CFP: States of Freedom: Freedom of States

CFP: States of Freedom: Freedom of States

cross-post from H-Net

Duke University and University of the West Indies-Mona Symposium
June 17 and 18, 2010, Kingston, Jamaica.

How are notions of freedom and governance practiced and contested within and across national spaces in the Caribbean postcolonial? This symposium explores questions of freedom and governance generated from the heart of creolization; a process that forged a uniquely global exploitation of discrete island territories for economic activity, regional influence, and military advantage by many of the major European metropoles. The continuities and discontinuities in this history form the inspiration for our consideration of discourses, cultural forms, geo-political alliances, models of states and citizenship, and forms of (un)freedoms that have emerged in the Caribbean. In this interdisciplinary symposium we will consider how states of freedom (and felt un-freedoms), have been, and are currently being imagined, performed and represented in politics, the visual and cultural arts, as well as in literature, and also examine the consequences of this for the creolization/kreyòlisation of places, power, people, ideas and knowledge.

This symposium fosters an intellectual partnership and new networks of collaboration between Duke University and the University of the West Indies-Mona. It is co-sponsored by the Duke University Center for International Studies (DUCIS) and the Office of the Principal and Vice Chancellor at the University of the West Indies, Mona, and supported by the Deans of the Faculties of the Social Sciences and Humanities, the Sir Arthur Lewis Institute of Social and Economic Studies (SALISES), the Department of History, the Institute of Caribbean Studies as well as the Center for Caribbean Thought. The organizing committee includes: Duke University, Michaeline Crichlow (AAAS and Sociology), Deborah Jenson (Romance Studies); UWI-Mona, Patricia Northover (SALISES, Mona), Matthew Smith (Department of History& Archaeology), Sonjah Stanley-Niaah (Institute of Caribbean Studies).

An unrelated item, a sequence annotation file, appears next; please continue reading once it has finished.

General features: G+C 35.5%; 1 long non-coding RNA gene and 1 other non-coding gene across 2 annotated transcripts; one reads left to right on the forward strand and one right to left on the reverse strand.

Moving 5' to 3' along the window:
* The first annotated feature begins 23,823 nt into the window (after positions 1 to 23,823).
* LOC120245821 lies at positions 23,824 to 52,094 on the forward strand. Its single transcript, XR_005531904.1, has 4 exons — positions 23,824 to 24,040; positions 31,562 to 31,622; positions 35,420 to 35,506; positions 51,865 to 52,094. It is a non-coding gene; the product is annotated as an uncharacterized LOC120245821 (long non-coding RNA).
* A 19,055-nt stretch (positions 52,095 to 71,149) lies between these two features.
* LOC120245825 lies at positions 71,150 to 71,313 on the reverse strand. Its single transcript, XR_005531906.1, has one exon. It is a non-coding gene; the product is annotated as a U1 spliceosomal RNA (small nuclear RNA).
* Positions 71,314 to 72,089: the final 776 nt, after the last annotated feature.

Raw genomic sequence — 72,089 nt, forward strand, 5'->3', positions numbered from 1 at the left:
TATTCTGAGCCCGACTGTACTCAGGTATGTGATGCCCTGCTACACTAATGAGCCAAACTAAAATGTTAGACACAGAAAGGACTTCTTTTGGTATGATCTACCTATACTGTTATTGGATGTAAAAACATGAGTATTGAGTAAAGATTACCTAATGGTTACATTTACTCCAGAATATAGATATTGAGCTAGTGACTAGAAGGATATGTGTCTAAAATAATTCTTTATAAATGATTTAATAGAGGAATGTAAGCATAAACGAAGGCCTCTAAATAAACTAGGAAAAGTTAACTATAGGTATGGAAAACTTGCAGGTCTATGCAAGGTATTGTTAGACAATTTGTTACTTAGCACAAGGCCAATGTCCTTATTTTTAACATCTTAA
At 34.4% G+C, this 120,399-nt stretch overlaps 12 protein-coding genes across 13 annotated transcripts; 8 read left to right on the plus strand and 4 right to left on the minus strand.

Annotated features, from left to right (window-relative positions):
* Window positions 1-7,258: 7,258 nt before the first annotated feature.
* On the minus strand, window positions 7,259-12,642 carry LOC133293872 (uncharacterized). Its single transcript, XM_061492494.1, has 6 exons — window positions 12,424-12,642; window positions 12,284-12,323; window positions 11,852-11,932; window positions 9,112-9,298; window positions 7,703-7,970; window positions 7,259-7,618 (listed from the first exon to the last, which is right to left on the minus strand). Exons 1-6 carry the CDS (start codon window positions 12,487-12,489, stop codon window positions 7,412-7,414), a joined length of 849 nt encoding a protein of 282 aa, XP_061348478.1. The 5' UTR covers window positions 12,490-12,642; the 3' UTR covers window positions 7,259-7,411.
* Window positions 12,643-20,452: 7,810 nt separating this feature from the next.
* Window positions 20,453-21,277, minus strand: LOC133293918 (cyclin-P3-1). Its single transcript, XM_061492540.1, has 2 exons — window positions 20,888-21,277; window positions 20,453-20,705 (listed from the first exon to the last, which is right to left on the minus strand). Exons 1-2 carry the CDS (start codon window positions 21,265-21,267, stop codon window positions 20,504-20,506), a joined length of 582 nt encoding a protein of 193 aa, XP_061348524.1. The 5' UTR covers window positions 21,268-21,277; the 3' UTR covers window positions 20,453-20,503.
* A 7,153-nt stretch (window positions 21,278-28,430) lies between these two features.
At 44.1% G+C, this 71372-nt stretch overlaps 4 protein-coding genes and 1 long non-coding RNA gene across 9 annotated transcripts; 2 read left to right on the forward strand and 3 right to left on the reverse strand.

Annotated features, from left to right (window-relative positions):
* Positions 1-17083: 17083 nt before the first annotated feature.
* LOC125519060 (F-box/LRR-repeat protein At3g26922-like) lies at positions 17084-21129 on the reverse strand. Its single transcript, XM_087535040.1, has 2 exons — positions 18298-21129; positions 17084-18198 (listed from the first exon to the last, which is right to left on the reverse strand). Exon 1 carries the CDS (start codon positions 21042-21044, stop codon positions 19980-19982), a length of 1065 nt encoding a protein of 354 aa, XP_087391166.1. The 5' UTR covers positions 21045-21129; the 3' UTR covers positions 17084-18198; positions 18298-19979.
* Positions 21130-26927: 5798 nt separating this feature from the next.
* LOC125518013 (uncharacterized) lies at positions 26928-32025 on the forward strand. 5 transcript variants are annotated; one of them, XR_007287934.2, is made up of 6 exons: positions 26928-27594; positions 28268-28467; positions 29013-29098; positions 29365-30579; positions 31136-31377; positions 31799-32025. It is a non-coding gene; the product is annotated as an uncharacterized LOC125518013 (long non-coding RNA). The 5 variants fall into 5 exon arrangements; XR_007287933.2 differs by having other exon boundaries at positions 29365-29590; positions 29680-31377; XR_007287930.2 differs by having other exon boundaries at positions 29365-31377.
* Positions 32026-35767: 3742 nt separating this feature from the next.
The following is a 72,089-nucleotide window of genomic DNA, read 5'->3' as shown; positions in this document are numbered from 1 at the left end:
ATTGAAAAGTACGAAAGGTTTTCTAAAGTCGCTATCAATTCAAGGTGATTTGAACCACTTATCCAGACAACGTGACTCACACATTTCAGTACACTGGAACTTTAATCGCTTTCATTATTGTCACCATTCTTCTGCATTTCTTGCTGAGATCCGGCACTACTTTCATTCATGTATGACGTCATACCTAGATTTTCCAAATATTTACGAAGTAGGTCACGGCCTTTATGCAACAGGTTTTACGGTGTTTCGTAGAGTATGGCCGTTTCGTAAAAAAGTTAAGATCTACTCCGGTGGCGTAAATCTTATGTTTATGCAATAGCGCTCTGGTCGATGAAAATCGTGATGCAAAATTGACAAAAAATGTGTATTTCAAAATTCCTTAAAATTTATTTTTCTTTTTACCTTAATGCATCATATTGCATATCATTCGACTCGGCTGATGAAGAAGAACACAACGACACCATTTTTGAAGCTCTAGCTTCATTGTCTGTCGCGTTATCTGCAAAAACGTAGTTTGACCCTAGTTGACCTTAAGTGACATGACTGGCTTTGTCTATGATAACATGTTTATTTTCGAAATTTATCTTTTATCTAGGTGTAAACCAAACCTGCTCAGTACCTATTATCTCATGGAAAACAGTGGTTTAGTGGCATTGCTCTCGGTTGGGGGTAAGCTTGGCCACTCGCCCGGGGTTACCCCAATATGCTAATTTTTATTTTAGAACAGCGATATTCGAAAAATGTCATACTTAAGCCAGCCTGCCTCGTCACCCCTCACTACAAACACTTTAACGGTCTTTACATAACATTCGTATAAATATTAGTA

Keynote speakers include: Prof. J. Lorand Matory (Chair, African and African American Studies, Duke University), and Prof. Rupert C. Lewis, (Professor of Political Thought, Department of Government, University of the West Indies). A limited number of spaces for participation are available. If you are interested in presenting or attending the symposium, please contact: patricia.northover at uwimona.edu.jm, pat.northover at yahoo.com; tel: 876 927 1020 or 876 927 1234. Proposed titles and abstracts should be submitted by email under the subject heading “States of Freedom proposal,” by March 5, 2010.

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